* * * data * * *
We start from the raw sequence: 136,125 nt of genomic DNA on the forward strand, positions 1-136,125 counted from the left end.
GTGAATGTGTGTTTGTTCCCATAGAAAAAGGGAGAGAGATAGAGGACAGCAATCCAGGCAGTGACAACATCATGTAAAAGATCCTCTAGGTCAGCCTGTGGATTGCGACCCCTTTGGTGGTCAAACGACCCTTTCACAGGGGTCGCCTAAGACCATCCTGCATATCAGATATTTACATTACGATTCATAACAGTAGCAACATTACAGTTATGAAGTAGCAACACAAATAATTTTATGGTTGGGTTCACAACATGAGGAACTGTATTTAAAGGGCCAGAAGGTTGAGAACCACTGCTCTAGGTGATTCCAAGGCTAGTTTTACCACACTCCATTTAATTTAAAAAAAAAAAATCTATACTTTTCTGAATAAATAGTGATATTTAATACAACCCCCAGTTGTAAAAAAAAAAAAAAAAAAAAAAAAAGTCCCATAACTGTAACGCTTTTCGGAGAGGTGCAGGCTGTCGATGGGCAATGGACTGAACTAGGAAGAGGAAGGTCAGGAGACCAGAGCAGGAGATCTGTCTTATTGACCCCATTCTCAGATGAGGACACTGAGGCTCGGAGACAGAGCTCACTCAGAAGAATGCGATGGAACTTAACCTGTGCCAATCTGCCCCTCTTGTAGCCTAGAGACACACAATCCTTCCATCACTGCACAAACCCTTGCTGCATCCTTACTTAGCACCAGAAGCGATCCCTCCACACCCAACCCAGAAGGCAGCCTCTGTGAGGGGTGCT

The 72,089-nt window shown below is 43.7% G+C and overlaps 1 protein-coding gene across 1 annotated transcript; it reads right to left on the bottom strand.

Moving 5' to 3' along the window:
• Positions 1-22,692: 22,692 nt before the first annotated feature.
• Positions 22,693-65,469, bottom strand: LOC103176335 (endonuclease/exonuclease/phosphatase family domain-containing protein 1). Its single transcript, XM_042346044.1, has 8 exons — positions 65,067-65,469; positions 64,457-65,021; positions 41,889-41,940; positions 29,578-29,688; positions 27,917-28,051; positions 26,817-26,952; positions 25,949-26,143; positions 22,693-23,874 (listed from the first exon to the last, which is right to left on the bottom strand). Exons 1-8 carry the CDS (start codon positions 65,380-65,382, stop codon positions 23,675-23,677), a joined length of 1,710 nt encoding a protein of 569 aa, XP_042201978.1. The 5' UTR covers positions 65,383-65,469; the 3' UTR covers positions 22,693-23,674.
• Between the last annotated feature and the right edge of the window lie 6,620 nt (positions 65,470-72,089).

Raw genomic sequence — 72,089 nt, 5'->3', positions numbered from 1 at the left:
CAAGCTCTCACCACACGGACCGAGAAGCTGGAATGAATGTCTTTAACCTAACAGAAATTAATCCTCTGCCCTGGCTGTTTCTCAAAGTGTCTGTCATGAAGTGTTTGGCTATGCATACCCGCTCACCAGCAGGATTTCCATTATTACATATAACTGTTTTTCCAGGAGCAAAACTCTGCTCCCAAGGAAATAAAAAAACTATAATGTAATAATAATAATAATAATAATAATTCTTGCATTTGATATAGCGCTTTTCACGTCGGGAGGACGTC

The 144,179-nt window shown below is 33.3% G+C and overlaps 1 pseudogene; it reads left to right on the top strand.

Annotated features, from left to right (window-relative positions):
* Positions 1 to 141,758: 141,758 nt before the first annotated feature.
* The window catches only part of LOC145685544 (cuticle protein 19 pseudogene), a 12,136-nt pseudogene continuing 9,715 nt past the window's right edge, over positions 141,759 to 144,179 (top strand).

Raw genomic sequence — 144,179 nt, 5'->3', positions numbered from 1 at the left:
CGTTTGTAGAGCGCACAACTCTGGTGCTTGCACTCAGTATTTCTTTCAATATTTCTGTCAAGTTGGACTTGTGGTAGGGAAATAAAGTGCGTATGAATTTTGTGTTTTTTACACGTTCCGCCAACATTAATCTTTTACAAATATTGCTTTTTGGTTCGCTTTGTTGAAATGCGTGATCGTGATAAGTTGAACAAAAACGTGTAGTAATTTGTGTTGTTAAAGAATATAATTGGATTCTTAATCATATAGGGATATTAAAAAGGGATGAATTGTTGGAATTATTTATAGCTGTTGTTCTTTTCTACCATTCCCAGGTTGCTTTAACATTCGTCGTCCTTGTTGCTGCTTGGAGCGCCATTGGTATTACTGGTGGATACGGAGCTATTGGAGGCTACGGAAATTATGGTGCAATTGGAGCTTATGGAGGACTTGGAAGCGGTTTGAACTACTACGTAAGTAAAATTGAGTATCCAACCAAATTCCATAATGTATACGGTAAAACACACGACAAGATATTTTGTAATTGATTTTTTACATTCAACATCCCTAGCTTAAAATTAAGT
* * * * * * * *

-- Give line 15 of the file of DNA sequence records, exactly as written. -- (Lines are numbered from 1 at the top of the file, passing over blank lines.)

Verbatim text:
CGTTTGTAGAGCGCACAACTCTGGTGCTTGCACTCAGTATTTCTTTCAATATTTCTGTCAAGTTGGACTTGTGGTAGGGAAATAAAGTGCGTATGAATTTTGTGTTTTTTACACGTTCCGCCAACATTAATCTTTTACAAATATTGCTTTTTGGTTCGCTTTGTTGAAATGCGTGATCGTGATAAGTTGAACAAAAACGTGTAGTAATTTGTGTTGTTAAAGAATATAATTGGATTCTTAATCATATAGGGATATTAAAAAGGGATGAATTGTTGGAATTATTTATAGCTGTTGTTCTTTTCTACCATTCCCAGGTTGCTTTAACATTCGTCGTCCTTGTTGCTGCTTGGAGCGCCATTGGTATTACTGGTGGATACGGAGCTATTGGAGGCTACGGAAATTATGGTGCAATTGGAGCTTATGGAGGACTTGGAAGCGGTTTGAACTACTACGTAAGTAAAATTGAGTATCCAACCAAATTCCATAATGTATACGGTAAAACACACGACAAGATATTTTGTAATTGATTTTTTACATTCAACATCCCTAGCTTAAAATTAAGT